Concluding Remarks

Taken together, the findings of these surveys of public opinion, conducted in eight retentionist countries, do not support the claim of their governments that support for retention of the death penalty is so strong that it acts as a barrier to its abolition. Nor do the findings support the claim that attitudes towards capital punishment are so variable between states, depending on unique cultural and social influences, that governments are justified in regarding the question of capital punishment as a matter solely to be determined by considerations of the needs of its criminal justice policy after “taking fully into account the sentiments of its own people,” rather than an issue to be determined by adherence to international human rights norms.

In fact, all these surveys have revealed the very limited level of knowledge that most citizens possessed about the death penalty in law and practice when forming their opinion and that only a minority felt “strongly” in favor of it or opposed to its abolition. Opinions in favor were dependent on the belief that the death penalty is administered fairly, without the possibility of error leading to the execution of the innocent. When respondents were asked whether they would favor the death penalty if it were to be proven that innocent persons had been executed, support for it plummeted from nine out of ten to only a third. There was a remarkable degree of concordance between judgments, made by respondents from different countries, on the appropriateness of imposing a sentence of death when they were presented with scenarios of real cases. In every survey where this technique was employed only a minority favored the death penalty when mitigating circumstances were present. Even in cases with aggravating factors, the proportion choosing death was considerably lower than the proportion who had supported the death penalty “in the abstract.” In countries where the death penalty was the mandatory punishment, support for it proved to be very low when respondents were faced with judging cases with differing factual circumstances. They accepted that to treat all cases the same as if they were of equal culpability would amount to injustice.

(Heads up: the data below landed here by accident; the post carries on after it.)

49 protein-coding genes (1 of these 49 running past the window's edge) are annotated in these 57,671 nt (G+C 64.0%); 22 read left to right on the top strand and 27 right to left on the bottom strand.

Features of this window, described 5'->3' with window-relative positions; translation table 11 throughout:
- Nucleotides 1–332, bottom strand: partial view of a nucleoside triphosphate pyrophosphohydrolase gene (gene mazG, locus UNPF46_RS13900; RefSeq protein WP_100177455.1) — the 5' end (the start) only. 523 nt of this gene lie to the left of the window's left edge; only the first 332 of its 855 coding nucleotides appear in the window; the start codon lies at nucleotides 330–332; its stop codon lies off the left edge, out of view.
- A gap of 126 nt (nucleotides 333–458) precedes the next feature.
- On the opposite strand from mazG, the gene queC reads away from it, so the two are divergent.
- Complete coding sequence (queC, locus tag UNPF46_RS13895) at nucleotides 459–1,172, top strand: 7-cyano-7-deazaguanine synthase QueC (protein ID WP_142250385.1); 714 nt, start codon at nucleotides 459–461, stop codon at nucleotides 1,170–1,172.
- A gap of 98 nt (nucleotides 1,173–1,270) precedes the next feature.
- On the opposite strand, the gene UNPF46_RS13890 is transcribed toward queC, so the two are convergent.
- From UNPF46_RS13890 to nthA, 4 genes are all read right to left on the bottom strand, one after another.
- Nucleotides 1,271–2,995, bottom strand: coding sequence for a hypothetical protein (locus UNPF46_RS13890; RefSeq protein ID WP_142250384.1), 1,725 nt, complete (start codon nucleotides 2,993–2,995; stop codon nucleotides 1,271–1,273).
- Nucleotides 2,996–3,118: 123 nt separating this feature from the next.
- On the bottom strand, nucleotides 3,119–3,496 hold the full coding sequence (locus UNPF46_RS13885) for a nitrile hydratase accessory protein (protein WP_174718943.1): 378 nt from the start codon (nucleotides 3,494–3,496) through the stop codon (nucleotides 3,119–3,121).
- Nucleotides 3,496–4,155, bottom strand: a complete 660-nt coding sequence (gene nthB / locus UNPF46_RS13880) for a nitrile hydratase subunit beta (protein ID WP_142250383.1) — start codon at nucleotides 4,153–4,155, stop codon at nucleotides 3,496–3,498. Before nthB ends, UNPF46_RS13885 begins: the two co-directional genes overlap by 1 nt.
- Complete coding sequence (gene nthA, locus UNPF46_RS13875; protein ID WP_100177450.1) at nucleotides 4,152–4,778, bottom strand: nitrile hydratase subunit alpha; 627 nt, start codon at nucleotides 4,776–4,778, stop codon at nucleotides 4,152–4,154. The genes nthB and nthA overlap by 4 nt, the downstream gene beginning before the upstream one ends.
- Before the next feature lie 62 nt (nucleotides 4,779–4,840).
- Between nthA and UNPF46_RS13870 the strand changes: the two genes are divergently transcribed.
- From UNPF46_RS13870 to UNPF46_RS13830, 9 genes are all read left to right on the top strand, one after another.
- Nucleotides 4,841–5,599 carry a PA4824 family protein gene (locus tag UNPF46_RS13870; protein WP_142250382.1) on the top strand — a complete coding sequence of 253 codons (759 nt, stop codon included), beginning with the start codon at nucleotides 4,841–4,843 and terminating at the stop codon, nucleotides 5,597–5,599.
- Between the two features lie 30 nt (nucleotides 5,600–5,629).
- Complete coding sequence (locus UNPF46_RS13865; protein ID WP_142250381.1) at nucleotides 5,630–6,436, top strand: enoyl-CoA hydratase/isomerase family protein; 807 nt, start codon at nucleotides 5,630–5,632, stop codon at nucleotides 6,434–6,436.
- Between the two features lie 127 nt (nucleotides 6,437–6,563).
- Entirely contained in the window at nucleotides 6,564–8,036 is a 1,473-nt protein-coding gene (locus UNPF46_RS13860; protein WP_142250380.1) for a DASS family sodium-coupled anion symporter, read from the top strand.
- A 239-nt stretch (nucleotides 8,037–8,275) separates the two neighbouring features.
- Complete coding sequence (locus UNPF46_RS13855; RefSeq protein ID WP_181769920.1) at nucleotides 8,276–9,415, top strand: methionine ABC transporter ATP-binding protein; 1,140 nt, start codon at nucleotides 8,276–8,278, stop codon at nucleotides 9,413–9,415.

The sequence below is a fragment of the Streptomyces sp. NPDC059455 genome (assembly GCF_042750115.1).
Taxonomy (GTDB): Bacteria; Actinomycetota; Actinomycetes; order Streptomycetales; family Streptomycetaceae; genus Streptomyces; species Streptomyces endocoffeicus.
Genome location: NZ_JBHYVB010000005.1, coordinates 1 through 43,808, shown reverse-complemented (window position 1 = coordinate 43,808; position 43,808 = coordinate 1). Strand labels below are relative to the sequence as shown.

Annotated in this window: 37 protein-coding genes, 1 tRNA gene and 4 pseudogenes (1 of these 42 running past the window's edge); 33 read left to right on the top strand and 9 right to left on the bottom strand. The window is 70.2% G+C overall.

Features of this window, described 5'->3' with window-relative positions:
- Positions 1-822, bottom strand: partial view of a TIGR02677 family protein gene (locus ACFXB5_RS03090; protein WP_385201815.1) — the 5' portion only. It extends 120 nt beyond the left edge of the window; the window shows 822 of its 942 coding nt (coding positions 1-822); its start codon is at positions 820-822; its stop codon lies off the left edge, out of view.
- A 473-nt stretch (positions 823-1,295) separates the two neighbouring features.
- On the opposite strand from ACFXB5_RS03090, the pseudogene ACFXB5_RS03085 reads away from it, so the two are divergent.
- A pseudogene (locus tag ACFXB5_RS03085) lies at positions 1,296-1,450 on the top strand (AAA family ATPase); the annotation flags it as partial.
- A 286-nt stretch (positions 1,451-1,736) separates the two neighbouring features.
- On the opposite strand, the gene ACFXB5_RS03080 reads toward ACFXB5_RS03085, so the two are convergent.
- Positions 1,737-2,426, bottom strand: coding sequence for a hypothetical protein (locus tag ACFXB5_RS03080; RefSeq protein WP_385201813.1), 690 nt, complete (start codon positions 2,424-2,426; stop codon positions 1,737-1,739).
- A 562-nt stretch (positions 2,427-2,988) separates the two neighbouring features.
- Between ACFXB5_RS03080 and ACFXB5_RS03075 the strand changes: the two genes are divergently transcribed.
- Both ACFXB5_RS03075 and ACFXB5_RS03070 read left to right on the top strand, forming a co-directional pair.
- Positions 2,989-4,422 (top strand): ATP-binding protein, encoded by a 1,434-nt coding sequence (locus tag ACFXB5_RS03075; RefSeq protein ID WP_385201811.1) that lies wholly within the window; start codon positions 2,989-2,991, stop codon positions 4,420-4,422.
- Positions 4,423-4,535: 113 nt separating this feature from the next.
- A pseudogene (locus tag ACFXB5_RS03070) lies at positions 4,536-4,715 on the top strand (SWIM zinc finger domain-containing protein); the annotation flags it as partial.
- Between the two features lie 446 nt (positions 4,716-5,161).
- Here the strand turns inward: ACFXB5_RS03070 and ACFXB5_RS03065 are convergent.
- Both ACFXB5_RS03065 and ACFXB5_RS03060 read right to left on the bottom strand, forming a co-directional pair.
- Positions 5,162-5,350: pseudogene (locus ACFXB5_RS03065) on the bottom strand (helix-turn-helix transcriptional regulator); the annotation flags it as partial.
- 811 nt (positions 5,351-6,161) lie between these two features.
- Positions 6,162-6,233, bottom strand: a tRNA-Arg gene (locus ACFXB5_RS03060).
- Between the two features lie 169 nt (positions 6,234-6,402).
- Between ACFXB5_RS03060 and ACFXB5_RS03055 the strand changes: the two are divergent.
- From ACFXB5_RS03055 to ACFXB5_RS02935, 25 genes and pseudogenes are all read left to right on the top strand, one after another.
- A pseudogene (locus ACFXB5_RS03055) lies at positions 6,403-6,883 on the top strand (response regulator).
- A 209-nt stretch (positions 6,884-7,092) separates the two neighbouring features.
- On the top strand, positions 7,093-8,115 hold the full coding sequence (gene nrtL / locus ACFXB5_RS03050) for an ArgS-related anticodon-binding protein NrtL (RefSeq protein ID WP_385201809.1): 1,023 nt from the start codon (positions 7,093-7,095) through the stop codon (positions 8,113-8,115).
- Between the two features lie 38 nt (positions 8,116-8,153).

The strength of opposition to abolition was also questioned when respondents were asked whether they would accept an alternative sentence of life imprisonment, varying in its severity and length, in place of capital punishment. This showed that although death had been regarded as an appropriate punishment in the abstract, it was not the only appropriate punishment that a majority of respondents would accept. In fact, one of the most remarkable findings was that, when asked to compare the likely effectiveness of five social and criminal justice policies aimed to reduce violent crimes leading to death, “greater number of executions” was ranked first by only a small minority and ranked last by the largest proportion of respondents.

Thus, the findings have revealed that the balance of views, values and judgments on the death penalty, made by respondents interviewed in

retentionist countries drawn from the Caribbean, Asia, Africa and Eastern Europe, far from being country-specific and unique, were based on commonly shared norms. Furthermore, in every country, opinions on the death penalty, whether in its favor or opposed to its abolition, were far more nuanced and moderate than governments apparently believed or were prepared to accept. It is not surprising therefore that Frank Zimring and David Johnson concluded, from their reflections on the public opinion survey in China, that:

. . . public opinion seems to tolerate substantial changes in execution policy notwithstanding general support for the death penalty as an abstraction. Changes in government death penalty policy are rarely inspired by public sentiment, and the efforts of government to shift policy are usually tolerated by the citizenry.67

Certainly, public opinion should not be employed as a justification for maintaining a cruel, inhuman, and degrading punishment.